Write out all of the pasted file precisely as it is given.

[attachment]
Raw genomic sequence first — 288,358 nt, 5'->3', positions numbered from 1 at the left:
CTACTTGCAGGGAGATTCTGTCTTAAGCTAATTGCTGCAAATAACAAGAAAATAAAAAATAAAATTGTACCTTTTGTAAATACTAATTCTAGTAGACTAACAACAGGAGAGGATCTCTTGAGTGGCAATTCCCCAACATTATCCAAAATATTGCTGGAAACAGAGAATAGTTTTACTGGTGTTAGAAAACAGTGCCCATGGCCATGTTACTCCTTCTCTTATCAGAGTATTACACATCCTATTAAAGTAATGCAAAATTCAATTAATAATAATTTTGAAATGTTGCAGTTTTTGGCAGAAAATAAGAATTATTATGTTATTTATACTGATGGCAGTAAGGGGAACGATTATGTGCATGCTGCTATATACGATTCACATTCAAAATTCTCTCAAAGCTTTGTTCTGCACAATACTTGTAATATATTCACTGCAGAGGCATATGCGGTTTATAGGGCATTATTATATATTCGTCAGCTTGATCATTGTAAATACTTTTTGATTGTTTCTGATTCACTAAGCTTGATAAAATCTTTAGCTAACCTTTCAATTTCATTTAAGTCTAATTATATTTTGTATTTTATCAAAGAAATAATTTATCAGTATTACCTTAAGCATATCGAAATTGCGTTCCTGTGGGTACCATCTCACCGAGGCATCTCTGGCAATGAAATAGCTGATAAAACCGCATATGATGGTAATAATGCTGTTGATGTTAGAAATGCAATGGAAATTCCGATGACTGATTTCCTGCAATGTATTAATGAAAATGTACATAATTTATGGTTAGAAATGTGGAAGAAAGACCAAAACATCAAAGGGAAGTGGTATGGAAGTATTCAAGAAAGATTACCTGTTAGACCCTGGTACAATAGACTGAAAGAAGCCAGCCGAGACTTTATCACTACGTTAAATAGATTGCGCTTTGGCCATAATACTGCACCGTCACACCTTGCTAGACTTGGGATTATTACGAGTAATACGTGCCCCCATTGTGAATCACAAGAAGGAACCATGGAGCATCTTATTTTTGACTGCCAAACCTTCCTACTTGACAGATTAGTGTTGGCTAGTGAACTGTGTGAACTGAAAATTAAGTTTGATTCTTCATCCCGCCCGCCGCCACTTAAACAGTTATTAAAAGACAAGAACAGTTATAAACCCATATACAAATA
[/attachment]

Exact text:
Raw genomic sequence first — 288,358 nt, 5'->3', positions numbered from 1 at the left:
CTACTTGCAGGGAGATTCTGTCTTAAGCTAATTGCTGCAAATAACAAGAAAATAAAAAATAAAATTGTACCTTTTGTAAATACTAATTCTAGTAGACTAACAACAGGAGAGGATCTCTTGAGTGGCAATTCCCCAACATTATCCAAAATATTGCTGGAAACAGAGAATAGTTTTACTGGTGTTAGAAAACAGTGCCCATGGCCATGTTACTCCTTCTCTTATCAGAGTATTACACATCCTATTAAAGTAATGCAAAATTCAATTAATAATAATTTTGAAATGTTGCAGTTTTTGGCAGAAAATAAGAATTATTATGTTATTTATACTGATGGCAGTAAGGGGAACGATTATGTGCATGCTGCTATATACGATTCACATTCAAAATTCTCTCAAAGCTTTGTTCTGCACAATACTTGTAATATATTCACTGCAGAGGCATATGCGGTTTATAGGGCATTATTATATATTCGTCAGCTTGATCATTGTAAATACTTTTTGATTGTTTCTGATTCACTAAGCTTGATAAAATCTTTAGCTAACCTTTCAATTTCATTTAAGTCTAATTATATTTTGTATTTTATCAAAGAAATAATTTATCAGTATTACCTTAAGCATATCGAAATTGCGTTCCTGTGGGTACCATCTCACCGAGGCATCTCTGGCAATGAAATAGCTGATAAAACCGCATATGATGGTAATAATGCTGTTGATGTTAGAAATGCAATGGAAATTCCGATGACTGATTTCCTGCAATGTATTAATGAAAATGTACATAATTTATGGTTAGAAATGTGGAAGAAAGACCAAAACATCAAAGGGAAGTGGTATGGAAGTATTCAAGAAAGATTACCTGTTAGACCCTGGTACAATAGACTGAAAGAAGCCAGCCGAGACTTTATCACTACGTTAAATAGATTGCGCTTTGGCCATAATACTGCACCGTCACACCTTGCTAGACTTGGGATTATTACGAGTAATACGTGCCCCCATTGTGAATCACAAGAAGGAACCATGGAGCATCTTATTTTTGACTGCCAAACCTTCCTACTTGACAGATTAGTGTTGGCTAGTGAACTGTGTGAACTGAAAATTAAGTTTGATTCTTCATCCCGCCCGCCGCCACTTAAACAGTTATTAAAAGACAAGAACAGTTATAAACCCATATACAAATA